US5191894A - Brain wave inducing apparatus - Google Patents

Brain wave inducing apparatus Download PDF

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Publication number
US5191894A
US5191894A US07833936 US83393692A US5191894A US 5191894 A US5191894 A US 5191894A US 07833936 US07833936 US 07833936 US 83393692 A US83393692 A US 83393692A US 5191894 A US5191894 A US 5191894A
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Prior art keywords
frequency
center frequency
brain wave
optimum
pass filter
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Expired - Lifetime
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US07833936
Inventor
Mitsuo Yasushi
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Pioneer Corp
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Pioneer Corp
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    • AHUMAN NECESSITIES
    • A61MEDICAL OR VETERINARY SCIENCE; HYGIENE
    • A61NELECTROTHERAPY; MAGNETOTHERAPY; RADIATION THERAPY; ULTRASOUND THERAPY
    • A61N5/00Radiation therapy
    • A61N5/06Radiation therapy using light
    • A61N5/0613Apparatus adapted for a specific treatment
    • A61N5/0618Psychological treatment
    • AHUMAN NECESSITIES
    • A61MEDICAL OR VETERINARY SCIENCE; HYGIENE
    • A61BDIAGNOSIS; SURGERY; IDENTIFICATION
    • A61B5/00Detecting, measuring or recording for diagnostic purposes; Identification of persons
    • A61B5/04Detecting, measuring or recording bioelectric signals of the body or parts thereof
    • A61B5/0476Electroencephalography
    • A61B5/0484Electroencephalography using evoked response

Abstract

A band pass filter has a center frequency that may be changed for scanning or sweeping across a frequency range of a desired brain wave to pass selected frequency components of the brain wave. A brain wave amplitude calculator calculates and stores therein the amplitude of the output of the band pass filter for each value of center frequency of the band pass filter. An optimum frequency calculator calculates and outputs a command indicative of an optimum center frequency of the band pass filter on the basis of the respective center frequencies and their amplitudes. A center frequency selector changes the center frequency of the band pass filter in accordance with the command.

Description

BACKGROUND OF THE INVENTION

1. Field of the Invention

The present invention relates to a brain wave inducing apparatus where the brain waves of a testee are picked up by a brain wave sensor and are subjected to filtering and converted into an optical signal which in turn is fed back to the testee so as to induce a specific brain wave.

2. Related Art

It is well known that there is a close relationship between the brain waves of man and his biological, psychological effects. For example, when a person is relaxed, the α wave (about 8-13 Hz) is dominantly developed. When the person is mentally and physically active, the β wave (about 14-30 Hz) is dominant. When the person feels sleepy, the θ wave (about 4-7 Hz) is dominant.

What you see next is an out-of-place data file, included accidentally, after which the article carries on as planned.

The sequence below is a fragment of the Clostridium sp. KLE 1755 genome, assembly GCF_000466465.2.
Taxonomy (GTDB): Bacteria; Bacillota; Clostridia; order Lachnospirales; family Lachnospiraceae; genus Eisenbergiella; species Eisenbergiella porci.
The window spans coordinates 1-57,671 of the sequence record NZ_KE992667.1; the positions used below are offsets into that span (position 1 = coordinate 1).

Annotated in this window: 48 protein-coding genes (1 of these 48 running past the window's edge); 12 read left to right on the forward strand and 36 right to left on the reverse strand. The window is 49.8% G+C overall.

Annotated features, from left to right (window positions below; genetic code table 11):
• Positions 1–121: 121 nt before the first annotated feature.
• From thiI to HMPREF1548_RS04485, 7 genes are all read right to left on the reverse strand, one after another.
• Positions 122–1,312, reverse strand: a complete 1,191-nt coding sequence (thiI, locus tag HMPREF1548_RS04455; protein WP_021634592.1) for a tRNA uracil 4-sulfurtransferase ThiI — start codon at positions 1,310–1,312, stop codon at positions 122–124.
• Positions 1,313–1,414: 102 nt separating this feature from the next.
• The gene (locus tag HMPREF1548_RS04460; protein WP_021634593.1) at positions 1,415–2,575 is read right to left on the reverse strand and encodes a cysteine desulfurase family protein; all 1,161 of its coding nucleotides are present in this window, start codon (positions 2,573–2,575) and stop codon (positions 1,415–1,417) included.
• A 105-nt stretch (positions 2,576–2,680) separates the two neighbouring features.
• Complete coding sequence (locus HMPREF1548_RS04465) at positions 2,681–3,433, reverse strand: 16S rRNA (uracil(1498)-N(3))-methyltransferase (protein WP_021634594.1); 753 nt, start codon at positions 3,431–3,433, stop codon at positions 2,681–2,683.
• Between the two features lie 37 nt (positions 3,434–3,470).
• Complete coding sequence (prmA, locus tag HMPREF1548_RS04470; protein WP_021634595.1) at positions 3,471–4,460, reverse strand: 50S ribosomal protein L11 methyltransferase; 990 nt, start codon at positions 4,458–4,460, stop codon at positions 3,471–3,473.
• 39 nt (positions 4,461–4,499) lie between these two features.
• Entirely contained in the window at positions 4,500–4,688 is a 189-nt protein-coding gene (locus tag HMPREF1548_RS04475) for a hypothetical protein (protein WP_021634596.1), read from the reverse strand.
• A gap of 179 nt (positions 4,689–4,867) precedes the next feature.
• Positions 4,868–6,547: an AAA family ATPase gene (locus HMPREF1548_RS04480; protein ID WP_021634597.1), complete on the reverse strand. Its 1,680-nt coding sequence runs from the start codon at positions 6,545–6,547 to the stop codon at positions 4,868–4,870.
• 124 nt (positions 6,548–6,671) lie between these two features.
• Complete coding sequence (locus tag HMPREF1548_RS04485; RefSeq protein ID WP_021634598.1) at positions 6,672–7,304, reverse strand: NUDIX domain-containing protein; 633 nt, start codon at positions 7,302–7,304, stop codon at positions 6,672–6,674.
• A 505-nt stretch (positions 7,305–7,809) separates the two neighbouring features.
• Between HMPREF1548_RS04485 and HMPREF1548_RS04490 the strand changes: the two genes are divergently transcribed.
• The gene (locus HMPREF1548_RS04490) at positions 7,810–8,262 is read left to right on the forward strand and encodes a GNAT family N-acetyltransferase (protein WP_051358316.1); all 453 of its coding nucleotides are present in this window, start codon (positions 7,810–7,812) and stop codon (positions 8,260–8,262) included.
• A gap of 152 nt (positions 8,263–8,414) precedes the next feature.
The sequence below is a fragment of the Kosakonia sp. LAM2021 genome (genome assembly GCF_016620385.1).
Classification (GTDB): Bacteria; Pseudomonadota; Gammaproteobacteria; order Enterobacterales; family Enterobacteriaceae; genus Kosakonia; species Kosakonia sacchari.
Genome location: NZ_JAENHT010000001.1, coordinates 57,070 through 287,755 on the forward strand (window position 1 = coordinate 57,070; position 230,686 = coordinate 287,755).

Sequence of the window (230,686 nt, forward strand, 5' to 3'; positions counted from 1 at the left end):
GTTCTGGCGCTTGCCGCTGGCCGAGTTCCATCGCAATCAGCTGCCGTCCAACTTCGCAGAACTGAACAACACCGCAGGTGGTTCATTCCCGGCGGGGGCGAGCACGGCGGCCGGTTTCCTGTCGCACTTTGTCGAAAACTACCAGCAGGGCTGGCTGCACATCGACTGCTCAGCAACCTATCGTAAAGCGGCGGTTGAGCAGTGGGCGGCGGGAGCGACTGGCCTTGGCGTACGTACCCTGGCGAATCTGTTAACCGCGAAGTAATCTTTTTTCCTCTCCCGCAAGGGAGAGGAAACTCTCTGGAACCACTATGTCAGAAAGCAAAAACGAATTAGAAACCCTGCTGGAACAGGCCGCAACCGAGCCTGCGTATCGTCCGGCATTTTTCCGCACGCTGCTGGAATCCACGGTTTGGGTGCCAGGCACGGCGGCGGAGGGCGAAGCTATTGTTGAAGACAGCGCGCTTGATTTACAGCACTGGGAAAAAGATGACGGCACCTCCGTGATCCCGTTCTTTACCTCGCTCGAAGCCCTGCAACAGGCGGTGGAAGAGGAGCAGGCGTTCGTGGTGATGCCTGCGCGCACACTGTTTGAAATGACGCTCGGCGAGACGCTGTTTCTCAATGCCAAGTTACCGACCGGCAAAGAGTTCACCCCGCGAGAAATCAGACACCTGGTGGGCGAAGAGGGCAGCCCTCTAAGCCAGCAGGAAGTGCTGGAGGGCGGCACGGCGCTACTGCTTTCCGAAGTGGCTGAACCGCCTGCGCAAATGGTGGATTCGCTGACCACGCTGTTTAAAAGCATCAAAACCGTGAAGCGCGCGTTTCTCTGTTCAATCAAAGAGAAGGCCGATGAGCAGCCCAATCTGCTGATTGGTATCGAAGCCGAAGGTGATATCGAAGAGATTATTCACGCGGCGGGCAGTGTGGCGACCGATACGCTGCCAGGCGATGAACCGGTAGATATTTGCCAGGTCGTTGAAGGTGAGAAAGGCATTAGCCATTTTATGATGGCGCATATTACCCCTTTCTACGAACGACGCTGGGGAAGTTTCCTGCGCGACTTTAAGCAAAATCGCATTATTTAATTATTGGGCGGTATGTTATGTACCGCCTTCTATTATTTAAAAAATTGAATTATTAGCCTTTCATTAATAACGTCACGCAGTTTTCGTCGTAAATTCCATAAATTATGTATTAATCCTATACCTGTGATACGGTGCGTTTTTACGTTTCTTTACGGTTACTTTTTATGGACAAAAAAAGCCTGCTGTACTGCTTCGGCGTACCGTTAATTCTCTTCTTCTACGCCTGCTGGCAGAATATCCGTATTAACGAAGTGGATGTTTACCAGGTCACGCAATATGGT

Conversely, if a specific brain wave is induced dominantly, then the person will enter the corresponding physical and psychological condition.

Therefore, the use of the relationship between these brain waves and physical and psychological conditions may be useful in controlling physical and psychological conditions of human beings. For example, a testee is given an external optical stimulation so as to induce α waves to direct the testee to a relaxed condition, so that the testee is relieved from stress or acquires a psychological concentration. Conventional brain wave inducing apparatuses for such purposes were such that the brain wave of a testee picked up through a brain wave sensor is converted into an optical signal and fed back to the testee for optical stimulation. However, direct conversion from brain waves into optical signals is has not been efficient in inducing specific brain waves.

SUMMARY OF THE INVENTION

An object of the invention is to provide a brain wave inducing apparatus where the brain waves of a testee are first subjected to filtering to determine the optimum frequency of a brain wave inducing signal and the testee is optically stimulated by the use of the brain wave inducing signal having a specific band width with the optimum frequency in the center of the band width. This allows efficient induction of brain waves of a testee.

A band pass filter has a center frequency that may be changed to scan or sweep across a frequency range of brain waves to pass selected frequency components of brain waves. The output of the band pass filter is supplied to a brain wave amplitude calculator which calculates and stores therein the amplitudes of the outputs for each of the center frequencies. An optimum frequency calculator performs a calculation on the basis of the respective center frequencies and their amplitudes from the brain wave amplitude calculator, and outputs a command indicative of an optimum center frequency of band pass filter. A center frequency selector changes the center frequency of the band pass filter in accordance with the command from the optimum frequency calculator.

BRIEF DESCRIPTION OF THE DRAWINGS

Features and other objects of the invention will be more apparent from the description of the preferred embodiment with reference to the accompanying drawings in which:

FIG. 1 is a block diagram showing an embodiment of a brain wave inducing apparatus according to the invention;

FIG. 2 is a flowchart of the embodiment in FIG. 1;

FIG. 3 shows swept center frequencies of the band pass filter and brain waves induced correspondingly when inducing an a brain wave.